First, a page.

The Irish Times view on Ukraine: looking eastwards

President Volodymyr Zelenskiy has more to worry about than an embarrassing telephone call with Donald Trump

US president Donald Trump and Ukrainian president Volodymyr Zelenskiy during a meeting in New York on the sidelines of the United Nations General Assembly in September. Photograph: Saul Loeb/AFP via Getty Images

US president Donald Trump and Ukrainian president Volodymyr Zelenskiy during a meeting in New York on the sidelines of the United Nations General Assembly in September. Photograph: Saul Loeb/AFP via Getty Images

 

Ukraine is now a near-constant presence in global headlines as the growing US impeachment inquiry into Donald Trump’s dealings with Kiev grabs countless column inches and broadcast minutes. While the world’s cameras follow hearings on Capitol Hill, however, most Ukrainians are not looking west to Washington but focusing on the war in their eastern Donbas region, and their own president’s bid to convince Russia to end it.

The grovelling revealed in the White House memo of Volodymyr Zelenskiy’s July 25th phone call with Trump would have been a domestic disaster for most other European leaders. But Ukrainians did not elect the former comedian as president this year for his political polish or adroit diplomacy, and they suspect any other leader of their poor and war-torn nation would have been just as keen to butter up the vainglorious Trump. Ukraine needs the US on its side, on almost any terms, in a five-year conflict with Russia that has claimed the lives of more than 13,000 people, displaced 1.6 million and ravaged the economy, and which Zelenskiy is determined to stop.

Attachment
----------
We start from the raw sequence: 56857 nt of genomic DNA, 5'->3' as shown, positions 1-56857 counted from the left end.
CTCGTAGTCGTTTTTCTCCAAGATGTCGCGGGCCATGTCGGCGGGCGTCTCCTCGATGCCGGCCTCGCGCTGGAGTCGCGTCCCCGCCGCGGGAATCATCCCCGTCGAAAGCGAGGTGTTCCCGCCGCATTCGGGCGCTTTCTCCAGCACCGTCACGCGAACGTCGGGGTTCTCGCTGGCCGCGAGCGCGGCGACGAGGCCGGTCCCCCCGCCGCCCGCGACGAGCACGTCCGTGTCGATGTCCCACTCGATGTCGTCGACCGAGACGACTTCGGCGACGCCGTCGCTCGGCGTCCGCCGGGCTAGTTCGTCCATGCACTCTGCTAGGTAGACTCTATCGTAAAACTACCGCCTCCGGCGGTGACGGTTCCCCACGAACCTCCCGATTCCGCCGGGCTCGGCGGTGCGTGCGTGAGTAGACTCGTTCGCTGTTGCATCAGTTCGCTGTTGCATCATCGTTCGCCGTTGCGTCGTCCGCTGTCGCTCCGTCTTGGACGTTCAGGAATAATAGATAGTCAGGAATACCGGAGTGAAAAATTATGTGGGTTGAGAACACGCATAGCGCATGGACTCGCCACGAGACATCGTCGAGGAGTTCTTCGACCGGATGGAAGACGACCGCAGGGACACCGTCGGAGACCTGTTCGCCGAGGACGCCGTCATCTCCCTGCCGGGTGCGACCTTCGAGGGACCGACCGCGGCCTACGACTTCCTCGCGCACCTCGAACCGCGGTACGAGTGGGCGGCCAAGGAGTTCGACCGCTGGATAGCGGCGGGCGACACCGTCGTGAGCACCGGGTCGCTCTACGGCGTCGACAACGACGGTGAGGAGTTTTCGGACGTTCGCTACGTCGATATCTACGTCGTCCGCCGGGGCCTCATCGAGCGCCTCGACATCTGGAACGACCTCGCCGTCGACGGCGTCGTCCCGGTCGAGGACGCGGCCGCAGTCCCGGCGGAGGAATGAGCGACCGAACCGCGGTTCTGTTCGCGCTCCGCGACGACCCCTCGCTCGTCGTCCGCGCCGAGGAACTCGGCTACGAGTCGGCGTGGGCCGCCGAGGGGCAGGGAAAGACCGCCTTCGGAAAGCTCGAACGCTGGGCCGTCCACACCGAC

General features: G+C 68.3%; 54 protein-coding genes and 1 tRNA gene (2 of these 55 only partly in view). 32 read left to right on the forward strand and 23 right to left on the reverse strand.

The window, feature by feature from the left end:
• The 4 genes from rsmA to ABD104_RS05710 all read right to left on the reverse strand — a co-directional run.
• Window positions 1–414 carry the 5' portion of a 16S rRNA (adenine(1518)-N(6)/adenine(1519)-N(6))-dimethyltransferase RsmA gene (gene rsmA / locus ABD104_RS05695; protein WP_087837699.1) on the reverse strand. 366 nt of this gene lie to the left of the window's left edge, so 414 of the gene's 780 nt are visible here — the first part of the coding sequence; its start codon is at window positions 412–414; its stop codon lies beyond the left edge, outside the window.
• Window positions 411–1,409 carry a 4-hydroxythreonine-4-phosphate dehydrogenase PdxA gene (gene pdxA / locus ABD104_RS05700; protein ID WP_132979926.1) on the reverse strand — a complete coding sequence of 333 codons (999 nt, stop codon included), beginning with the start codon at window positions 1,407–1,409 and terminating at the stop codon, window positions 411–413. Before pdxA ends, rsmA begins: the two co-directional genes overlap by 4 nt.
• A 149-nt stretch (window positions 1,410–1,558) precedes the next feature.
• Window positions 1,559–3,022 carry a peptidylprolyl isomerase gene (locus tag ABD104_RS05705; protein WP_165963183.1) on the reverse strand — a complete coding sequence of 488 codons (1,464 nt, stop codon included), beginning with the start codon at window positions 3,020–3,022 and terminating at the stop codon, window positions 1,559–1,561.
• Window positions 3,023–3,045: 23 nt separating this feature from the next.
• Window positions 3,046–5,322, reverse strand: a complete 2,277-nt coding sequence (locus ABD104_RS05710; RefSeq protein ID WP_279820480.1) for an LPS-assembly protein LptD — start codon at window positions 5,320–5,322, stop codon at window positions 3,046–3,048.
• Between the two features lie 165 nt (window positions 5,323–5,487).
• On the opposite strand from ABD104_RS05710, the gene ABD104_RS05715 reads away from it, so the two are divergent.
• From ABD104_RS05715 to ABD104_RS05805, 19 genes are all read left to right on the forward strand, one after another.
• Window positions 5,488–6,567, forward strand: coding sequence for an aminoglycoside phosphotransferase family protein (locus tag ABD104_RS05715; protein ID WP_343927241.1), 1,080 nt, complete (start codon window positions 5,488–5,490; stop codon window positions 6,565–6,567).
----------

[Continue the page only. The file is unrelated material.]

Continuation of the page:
Zelenskiy needs the US administration to be unequivocally on his side as he enters the diplomatic fray with Russia

It is a sudden quickening of this peace effort that has grabbed Ukraine’s attention in recent weeks, as Zelenskiy has tried to blot out the noise from Washington and coax Moscow to the negotiating table. Kiev agreed this month on how to sequence elections in Donbas and grant some kind of special status to areas now held by Russian-led separatists, in what the Kremlin called a precondition for peace talks.

Government and separatist forces must also withdraw from sections of the front line before a summit between the leaders of Ukraine, Russia, France and Germany can take place. Thousands of Ukrainians have marched against any “capitulation” to Russia, however, and nationalist militia angrily reject any compromise with the Kremlin.

Zelenskiy has more to worry about than an embarrassing telephone call with Trump – and he needs a distracted US administration to be unequivocally on his side as he enters the diplomatic fray with Russia.

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